Davis is not an Irish name, but Welsh; and in fact his father was a Welsh gentleman who had settled in Cork county, where, at Mallow, on the banks of the Blackwater, Thomas Davis was born. He always boasted that he was of the Celtic race of the Cymry; he would rather have been a Cherokee than English; his nom-de-plume was ever “The Celt;” and his best loved study from boyhood had been the language and literature, the traditions and antiquities, of the two branches of the great Western European family, the Gael and the Cymry. Though by profession a barrister, Davis had been a mere silent student till his twenty-fifth year; and his studies had ranged from poetry to statistics, and back again. Of history, in several languages, he was a voracious reader. He had thoroughly mastered the economic and political questions involved in the connexion of Ireland with England; and thought it shame and sin (which, indeed, it was and is), that our old island should be devoured by strangers; that the people of the ancient clans, who had once taught half the schools and won half the battles in Europe, should send tribute of corn and cattle; nay, (as Athens did of old to Crete), tribute of her choicest youth also, of her genius and her energy, to swell the pride and power of an inferior race. He longed to see Ireland standing on her own feet, using her own resources for her own behoof, living her own genial life, with her own flag floating above her—a free and sovereign State among the nations of Europe. And he knew that all this might be achieved, if only the hereditary religious feuds of ages could be healed; and by inculcation of mutual tolerance and respect, by kindling a common love for our own land, by education, by the promotion of Irish art, and re-awakening of Irish military spirit, he hoped to effect it all. It gave him intense pleasure when the Dublin Evening Mail, the greatest organ of Irish Orangeism, came out (for example) with such hints as this:—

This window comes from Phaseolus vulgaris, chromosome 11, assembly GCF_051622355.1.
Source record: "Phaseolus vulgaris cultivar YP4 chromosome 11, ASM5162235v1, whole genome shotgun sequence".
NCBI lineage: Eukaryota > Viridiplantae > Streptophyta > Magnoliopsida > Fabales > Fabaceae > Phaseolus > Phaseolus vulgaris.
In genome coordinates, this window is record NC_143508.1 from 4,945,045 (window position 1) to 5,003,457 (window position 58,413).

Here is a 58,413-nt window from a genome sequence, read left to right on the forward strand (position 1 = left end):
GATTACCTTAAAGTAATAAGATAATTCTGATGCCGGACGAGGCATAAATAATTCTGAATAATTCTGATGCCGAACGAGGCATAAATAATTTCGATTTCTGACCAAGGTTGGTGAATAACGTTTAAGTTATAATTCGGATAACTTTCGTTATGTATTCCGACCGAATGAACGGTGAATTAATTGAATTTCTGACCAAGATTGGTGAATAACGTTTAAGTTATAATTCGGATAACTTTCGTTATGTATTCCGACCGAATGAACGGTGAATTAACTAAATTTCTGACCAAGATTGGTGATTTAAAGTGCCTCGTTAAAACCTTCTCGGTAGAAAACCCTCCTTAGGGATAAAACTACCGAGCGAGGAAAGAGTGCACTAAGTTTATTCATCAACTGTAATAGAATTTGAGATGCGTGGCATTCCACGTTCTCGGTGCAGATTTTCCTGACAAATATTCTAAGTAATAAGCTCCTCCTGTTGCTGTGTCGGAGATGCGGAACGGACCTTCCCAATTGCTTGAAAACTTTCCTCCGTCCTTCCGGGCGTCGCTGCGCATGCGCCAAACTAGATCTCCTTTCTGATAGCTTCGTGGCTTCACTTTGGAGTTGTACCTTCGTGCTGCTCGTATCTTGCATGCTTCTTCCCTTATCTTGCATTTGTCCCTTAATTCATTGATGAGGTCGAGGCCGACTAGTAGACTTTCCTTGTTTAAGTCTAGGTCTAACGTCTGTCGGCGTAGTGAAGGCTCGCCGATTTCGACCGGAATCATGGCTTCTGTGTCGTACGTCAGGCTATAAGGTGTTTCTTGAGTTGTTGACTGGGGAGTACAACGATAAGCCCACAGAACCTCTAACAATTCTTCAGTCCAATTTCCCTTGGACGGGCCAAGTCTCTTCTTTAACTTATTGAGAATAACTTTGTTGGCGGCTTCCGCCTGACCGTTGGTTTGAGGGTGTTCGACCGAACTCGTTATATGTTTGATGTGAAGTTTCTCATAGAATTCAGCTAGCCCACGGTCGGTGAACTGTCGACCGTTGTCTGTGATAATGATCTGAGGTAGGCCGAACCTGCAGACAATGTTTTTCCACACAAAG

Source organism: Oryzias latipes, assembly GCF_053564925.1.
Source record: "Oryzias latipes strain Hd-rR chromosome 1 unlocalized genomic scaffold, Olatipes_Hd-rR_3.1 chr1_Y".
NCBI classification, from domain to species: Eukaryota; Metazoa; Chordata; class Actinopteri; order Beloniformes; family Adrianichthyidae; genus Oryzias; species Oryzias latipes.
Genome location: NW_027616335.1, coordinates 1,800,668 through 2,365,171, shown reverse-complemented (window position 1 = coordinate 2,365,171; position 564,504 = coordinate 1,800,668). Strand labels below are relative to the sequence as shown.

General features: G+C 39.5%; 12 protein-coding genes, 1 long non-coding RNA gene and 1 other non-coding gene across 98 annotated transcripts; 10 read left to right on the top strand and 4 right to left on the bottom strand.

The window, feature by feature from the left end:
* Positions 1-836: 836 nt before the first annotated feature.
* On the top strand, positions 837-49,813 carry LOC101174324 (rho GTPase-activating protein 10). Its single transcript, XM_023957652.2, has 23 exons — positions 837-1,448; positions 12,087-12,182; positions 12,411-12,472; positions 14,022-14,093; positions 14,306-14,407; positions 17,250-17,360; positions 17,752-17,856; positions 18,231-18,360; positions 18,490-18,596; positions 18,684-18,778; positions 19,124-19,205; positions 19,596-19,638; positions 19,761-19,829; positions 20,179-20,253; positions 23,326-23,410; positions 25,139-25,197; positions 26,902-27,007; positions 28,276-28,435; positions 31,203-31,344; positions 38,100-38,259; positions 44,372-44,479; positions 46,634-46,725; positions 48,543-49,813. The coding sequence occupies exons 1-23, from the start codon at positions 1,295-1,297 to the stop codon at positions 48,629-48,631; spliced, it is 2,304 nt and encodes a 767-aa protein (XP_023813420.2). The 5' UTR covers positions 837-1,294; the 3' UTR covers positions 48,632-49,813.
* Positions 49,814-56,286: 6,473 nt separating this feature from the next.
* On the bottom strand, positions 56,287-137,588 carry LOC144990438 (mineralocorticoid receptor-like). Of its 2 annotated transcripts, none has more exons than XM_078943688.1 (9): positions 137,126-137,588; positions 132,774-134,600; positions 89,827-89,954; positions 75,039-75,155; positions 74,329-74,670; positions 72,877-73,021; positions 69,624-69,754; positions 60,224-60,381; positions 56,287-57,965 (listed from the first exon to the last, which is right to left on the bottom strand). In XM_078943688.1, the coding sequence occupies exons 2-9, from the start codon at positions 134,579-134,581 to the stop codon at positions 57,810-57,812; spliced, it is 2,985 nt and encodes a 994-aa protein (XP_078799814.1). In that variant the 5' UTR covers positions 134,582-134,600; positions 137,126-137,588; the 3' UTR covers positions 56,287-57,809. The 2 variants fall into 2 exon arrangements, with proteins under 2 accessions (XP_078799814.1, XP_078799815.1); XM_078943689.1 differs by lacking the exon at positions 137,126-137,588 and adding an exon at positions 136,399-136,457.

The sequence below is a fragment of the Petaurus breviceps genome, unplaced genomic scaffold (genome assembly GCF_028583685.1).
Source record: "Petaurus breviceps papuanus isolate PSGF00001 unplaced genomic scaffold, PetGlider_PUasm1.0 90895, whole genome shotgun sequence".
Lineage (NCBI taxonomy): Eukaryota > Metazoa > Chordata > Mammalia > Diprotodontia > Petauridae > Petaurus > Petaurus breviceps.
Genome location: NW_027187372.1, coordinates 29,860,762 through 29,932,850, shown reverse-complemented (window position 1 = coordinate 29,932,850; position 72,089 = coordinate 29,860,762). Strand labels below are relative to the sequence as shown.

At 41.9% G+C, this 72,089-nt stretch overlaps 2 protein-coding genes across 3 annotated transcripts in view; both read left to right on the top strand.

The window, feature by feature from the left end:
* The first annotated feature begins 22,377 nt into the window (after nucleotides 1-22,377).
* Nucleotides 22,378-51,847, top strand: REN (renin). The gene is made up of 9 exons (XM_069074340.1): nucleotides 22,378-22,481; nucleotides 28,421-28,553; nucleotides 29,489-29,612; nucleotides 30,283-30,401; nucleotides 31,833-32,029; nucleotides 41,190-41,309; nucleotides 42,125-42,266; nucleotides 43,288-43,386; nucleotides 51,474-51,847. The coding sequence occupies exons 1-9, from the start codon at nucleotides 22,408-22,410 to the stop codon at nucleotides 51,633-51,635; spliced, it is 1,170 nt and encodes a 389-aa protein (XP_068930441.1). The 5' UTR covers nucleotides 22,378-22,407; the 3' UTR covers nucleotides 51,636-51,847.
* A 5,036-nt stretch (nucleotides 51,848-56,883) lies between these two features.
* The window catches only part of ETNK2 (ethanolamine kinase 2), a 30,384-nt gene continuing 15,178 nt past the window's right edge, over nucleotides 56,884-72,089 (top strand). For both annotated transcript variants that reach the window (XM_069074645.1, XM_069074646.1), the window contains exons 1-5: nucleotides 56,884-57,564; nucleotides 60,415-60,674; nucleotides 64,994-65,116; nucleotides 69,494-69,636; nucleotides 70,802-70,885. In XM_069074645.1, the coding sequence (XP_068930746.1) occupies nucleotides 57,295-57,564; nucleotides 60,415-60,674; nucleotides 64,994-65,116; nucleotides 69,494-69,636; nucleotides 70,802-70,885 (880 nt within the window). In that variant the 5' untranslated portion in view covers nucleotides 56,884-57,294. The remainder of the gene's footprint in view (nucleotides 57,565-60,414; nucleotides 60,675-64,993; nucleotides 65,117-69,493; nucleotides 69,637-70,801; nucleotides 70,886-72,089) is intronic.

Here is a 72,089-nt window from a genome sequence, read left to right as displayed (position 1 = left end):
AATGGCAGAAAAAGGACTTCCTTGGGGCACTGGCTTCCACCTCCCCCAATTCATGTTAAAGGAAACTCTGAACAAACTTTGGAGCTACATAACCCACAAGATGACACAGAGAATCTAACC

“If a British Union cannot be formed, perhaps an Irish one might.   [p. 86]   What could Repeal take from Irish Protestants that they are not gradually losing ‘in due course?

“However improbable, it is not impossible, that better terms might be made with the Repealers than the government seems disposed to give. A hundred thousand Orangemen, with their colours flying, might yet meet a hundred thousand Repealers on the banks of the Boyne; and, on a field presenting so many reminiscences to all, sign the Magna Charta of Ireland’s independence. The Repeal banner might then be Orange and Green, flying from the Giant’s Causeway to the Cove of Cork, and proudly look down from the walls of Derry upon a new-born nation.”

Eagerly he thus hailed the overture in the Nation—

“Here it is at last—the dawning. Here, in the very sanctuary of the Orange heart, is a visible angel of nationality.”

He was too sanguine, as we can now all see. He knew not that such threats from Orangeism were meant only to frighten the British Government into “better terms,” for Orangeism, for the Established Church, for the “Ascendancy.” In the sanctuary of the Orange heart no angel dwells—of the better species.

For a year before his death, Davis had been busy in furthering the preparation of a series of small volumes, called the “Library of Ireland,” each of which was to narrate some important period of Irish history, or to present gems of Irish literature, or give a biography of some Irishman of whom we could all be proud. His friends had eagerly responded to his suggestions. MacNevin had written a “History of the Volunteers of 1782;” and Duffy had compiled a volume of National Ballads. He had undertaken himself to write a Memoir of Wolfe Tone; but his other multifarious labours had delayed its preparation, and death cut short the task.